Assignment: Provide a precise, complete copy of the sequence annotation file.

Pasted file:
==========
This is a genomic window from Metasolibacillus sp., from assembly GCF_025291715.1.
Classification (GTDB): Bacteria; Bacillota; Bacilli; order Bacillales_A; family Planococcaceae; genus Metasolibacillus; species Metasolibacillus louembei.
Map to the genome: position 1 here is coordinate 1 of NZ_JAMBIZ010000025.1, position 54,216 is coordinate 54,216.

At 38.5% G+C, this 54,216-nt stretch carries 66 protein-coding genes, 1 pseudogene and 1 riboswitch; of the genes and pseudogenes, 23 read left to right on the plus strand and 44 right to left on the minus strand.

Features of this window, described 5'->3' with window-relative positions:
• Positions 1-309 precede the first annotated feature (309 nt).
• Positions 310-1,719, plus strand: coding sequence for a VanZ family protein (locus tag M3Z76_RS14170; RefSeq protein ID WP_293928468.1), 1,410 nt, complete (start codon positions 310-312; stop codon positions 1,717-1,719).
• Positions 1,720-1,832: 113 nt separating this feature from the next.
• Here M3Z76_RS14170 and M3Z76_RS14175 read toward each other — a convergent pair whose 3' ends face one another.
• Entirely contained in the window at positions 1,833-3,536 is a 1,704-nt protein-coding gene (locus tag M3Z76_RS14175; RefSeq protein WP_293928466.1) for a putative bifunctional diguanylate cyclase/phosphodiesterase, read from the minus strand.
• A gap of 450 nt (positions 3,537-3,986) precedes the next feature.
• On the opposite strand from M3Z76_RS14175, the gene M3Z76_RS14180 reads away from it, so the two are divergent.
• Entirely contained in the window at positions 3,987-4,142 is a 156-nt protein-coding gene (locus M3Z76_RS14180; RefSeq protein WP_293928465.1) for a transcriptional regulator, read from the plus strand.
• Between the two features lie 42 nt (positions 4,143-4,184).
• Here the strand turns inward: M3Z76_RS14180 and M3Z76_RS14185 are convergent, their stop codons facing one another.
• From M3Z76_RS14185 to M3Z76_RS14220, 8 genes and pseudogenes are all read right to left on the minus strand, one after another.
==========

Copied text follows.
This is a genomic window from Metasolibacillus sp., from assembly GCF_025291715.1.
Classification (GTDB): Bacteria; Bacillota; Bacilli; order Bacillales_A; family Planococcaceae; genus Metasolibacillus; species Metasolibacillus louembei.
Map to the genome: position 1 here is coordinate 1 of NZ_JAMBIZ010000025.1, position 54,216 is coordinate 54,216.

At 38.5% G+C, this 54,216-nt stretch carries 66 protein-coding genes, 1 pseudogene and 1 riboswitch; of the genes and pseudogenes, 23 read left to right on the plus strand and 44 right to left on the minus strand.

Features of this window, described 5'->3' with window-relative positions:
• Positions 1-309 precede the first annotated feature (309 nt).
• Positions 310-1,719, plus strand: coding sequence for a VanZ family protein (locus tag M3Z76_RS14170; RefSeq protein ID WP_293928468.1), 1,410 nt, complete (start codon positions 310-312; stop codon positions 1,717-1,719).
• Positions 1,720-1,832: 113 nt separating this feature from the next.
• Here M3Z76_RS14170 and M3Z76_RS14175 read toward each other — a convergent pair whose 3' ends face one another.
• Entirely contained in the window at positions 1,833-3,536 is a 1,704-nt protein-coding gene (locus tag M3Z76_RS14175; RefSeq protein WP_293928466.1) for a putative bifunctional diguanylate cyclase/phosphodiesterase, read from the minus strand.
• A gap of 450 nt (positions 3,537-3,986) precedes the next feature.
• On the opposite strand from M3Z76_RS14175, the gene M3Z76_RS14180 reads away from it, so the two are divergent.
• Entirely contained in the window at positions 3,987-4,142 is a 156-nt protein-coding gene (locus M3Z76_RS14180; RefSeq protein WP_293928465.1) for a transcriptional regulator, read from the plus strand.
• Between the two features lie 42 nt (positions 4,143-4,184).
• Here the strand turns inward: M3Z76_RS14180 and M3Z76_RS14185 are convergent, their stop codons facing one another.
• From M3Z76_RS14185 to M3Z76_RS14220, 8 genes and pseudogenes are all read right to left on the minus strand, one after another.